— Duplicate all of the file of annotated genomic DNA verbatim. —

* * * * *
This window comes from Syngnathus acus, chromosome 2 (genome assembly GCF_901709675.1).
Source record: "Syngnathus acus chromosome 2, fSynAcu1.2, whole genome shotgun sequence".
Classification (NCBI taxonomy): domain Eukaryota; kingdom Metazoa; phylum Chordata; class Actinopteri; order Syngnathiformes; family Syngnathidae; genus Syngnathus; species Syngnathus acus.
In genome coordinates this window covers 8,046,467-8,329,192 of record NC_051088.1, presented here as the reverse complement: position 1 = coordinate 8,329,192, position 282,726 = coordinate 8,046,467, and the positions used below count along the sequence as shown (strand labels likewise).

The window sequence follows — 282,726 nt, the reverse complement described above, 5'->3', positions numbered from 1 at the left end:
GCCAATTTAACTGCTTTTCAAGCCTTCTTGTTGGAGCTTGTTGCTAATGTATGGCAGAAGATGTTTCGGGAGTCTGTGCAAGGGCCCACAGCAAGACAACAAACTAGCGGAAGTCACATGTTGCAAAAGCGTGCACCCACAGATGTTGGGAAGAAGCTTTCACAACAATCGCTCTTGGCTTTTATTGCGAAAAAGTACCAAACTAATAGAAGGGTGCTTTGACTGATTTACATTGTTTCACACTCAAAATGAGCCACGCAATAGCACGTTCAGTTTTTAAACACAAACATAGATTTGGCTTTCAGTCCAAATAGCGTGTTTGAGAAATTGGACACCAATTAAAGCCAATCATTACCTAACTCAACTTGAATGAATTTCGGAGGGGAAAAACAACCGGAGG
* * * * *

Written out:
This window comes from Syngnathus acus, chromosome 2 (genome assembly GCF_901709675.1).
Source record: "Syngnathus acus chromosome 2, fSynAcu1.2, whole genome shotgun sequence".
Classification (NCBI taxonomy): domain Eukaryota; kingdom Metazoa; phylum Chordata; class Actinopteri; order Syngnathiformes; family Syngnathidae; genus Syngnathus; species Syngnathus acus.
In genome coordinates this window covers 8,046,467-8,329,192 of record NC_051088.1, presented here as the reverse complement: position 1 = coordinate 8,329,192, position 282,726 = coordinate 8,046,467, and the positions used below count along the sequence as shown (strand labels likewise).

The window sequence follows — 282,726 nt, the reverse complement described above, 5'->3', positions numbered from 1 at the left end:
GCCAATTTAACTGCTTTTCAAGCCTTCTTGTTGGAGCTTGTTGCTAATGTATGGCAGAAGATGTTTCGGGAGTCTGTGCAAGGGCCCACAGCAAGACAACAAACTAGCGGAAGTCACATGTTGCAAAAGCGTGCACCCACAGATGTTGGGAAGAAGCTTTCACAACAATCGCTCTTGGCTTTTATTGCGAAAAAGTACCAAACTAATAGAAGGGTGCTTTGACTGATTTACATTGTTTCACACTCAAAATGAGCCACGCAATAGCACGTTCAGTTTTTAAACACAAACATAGATTTGGCTTTCAGTCCAAATAGCGTGTTTGAGAAATTGGACACCAATTAAAGCCAATCATTACCTAACTCAACTTGAATGAATTTCGGAGGGGAAAAACAACCGGAGG